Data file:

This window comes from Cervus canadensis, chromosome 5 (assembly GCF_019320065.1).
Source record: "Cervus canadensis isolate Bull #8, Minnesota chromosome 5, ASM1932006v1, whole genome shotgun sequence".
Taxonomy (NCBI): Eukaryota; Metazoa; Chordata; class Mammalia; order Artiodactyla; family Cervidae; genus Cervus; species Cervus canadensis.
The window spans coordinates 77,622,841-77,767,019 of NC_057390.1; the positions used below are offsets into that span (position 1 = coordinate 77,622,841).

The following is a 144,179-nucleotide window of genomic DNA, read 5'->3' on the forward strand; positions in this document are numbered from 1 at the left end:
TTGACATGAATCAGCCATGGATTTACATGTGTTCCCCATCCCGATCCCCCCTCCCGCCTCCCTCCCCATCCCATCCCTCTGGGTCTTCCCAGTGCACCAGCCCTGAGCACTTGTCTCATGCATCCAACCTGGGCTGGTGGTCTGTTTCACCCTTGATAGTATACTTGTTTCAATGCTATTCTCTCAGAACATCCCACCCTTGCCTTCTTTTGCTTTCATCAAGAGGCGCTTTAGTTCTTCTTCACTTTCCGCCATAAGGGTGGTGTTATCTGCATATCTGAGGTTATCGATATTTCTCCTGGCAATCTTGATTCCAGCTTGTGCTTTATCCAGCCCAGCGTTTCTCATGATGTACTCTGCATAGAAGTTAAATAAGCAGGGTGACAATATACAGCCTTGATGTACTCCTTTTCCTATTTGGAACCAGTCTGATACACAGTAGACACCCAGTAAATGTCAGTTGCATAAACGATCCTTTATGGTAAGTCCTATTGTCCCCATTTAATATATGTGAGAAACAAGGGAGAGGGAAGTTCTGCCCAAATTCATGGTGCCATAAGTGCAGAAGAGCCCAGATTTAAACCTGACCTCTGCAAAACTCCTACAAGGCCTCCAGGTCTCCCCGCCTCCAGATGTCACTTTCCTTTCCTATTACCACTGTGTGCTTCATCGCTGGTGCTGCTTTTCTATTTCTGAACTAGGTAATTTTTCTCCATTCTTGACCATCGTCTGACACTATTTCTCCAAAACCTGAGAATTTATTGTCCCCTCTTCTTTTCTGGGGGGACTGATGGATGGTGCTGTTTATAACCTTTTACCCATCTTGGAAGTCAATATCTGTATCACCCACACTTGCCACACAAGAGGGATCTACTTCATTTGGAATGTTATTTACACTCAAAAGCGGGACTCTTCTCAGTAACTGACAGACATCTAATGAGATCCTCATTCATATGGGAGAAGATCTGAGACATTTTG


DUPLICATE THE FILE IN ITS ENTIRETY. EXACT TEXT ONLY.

This window comes from Cervus canadensis, chromosome 5 (assembly GCF_019320065.1).
Source record: "Cervus canadensis isolate Bull #8, Minnesota chromosome 5, ASM1932006v1, whole genome shotgun sequence".
Taxonomy (NCBI): Eukaryota; Metazoa; Chordata; class Mammalia; order Artiodactyla; family Cervidae; genus Cervus; species Cervus canadensis.
The window spans coordinates 77,622,841-77,767,019 of NC_057390.1; the positions used below are offsets into that span (position 1 = coordinate 77,622,841).

The following is a 144,179-nucleotide window of genomic DNA, read 5'->3' on the forward strand; positions in this document are numbered from 1 at the left end:
TTGACATGAATCAGCCATGGATTTACATGTGTTCCCCATCCCGATCCCCCCTCCCGCCTCCCTCCCCATCCCATCCCTCTGGGTCTTCCCAGTGCACCAGCCCTGAGCACTTGTCTCATGCATCCAACCTGGGCTGGTGGTCTGTTTCACCCTTGATAGTATACTTGTTTCAATGCTATTCTCTCAGAACATCCCACCCTTGCCTTCTTTTGCTTTCATCAAGAGGCGCTTTAGTTCTTCTTCACTTTCCGCCATAAGGGTGGTGTTATCTGCATATCTGAGGTTATCGATATTTCTCCTGGCAATCTTGATTCCAGCTTGTGCTTTATCCAGCCCAGCGTTTCTCATGATGTACTCTGCATAGAAGTTAAATAAGCAGGGTGACAATATACAGCCTTGATGTACTCCTTTTCCTATTTGGAACCAGTCTGATACACAGTAGACACCCAGTAAATGTCAGTTGCATAAACGATCCTTTATGGTAAGTCCTATTGTCCCCATTTAATATATGTGAGAAACAAGGGAGAGGGAAGTTCTGCCCAAATTCATGGTGCCATAAGTGCAGAAGAGCCCAGATTTAAACCTGACCTCTGCAAAACTCCTACAAGGCCTCCAGGTCTCCCCGCCTCCAGATGTCACTTTCCTTTCCTATTACCACTGTGTGCTTCATCGCTGGTGCTGCTTTTCTATTTCTGAACTAGGTAATTTTTCTCCATTCTTGACCATCGTCTGACACTATTTCTCCAAAACCTGAGAATTTATTGTCCCCTCTTCTTTTCTGGGGGGACTGATGGATGGTGCTGTTTATAACCTTTTACCCATCTTGGAAGTCAATATCTGTATCACCCACACTTGCCACACAAGAGGGATCTACTTCATTTGGAATGTTATTTACACTCAAAAGCGGGACTCTTCTCAGTAACTGACAGACATCTAATGAGATCCTCATTCATATGGGAGAAGATCTGAGACATTTTG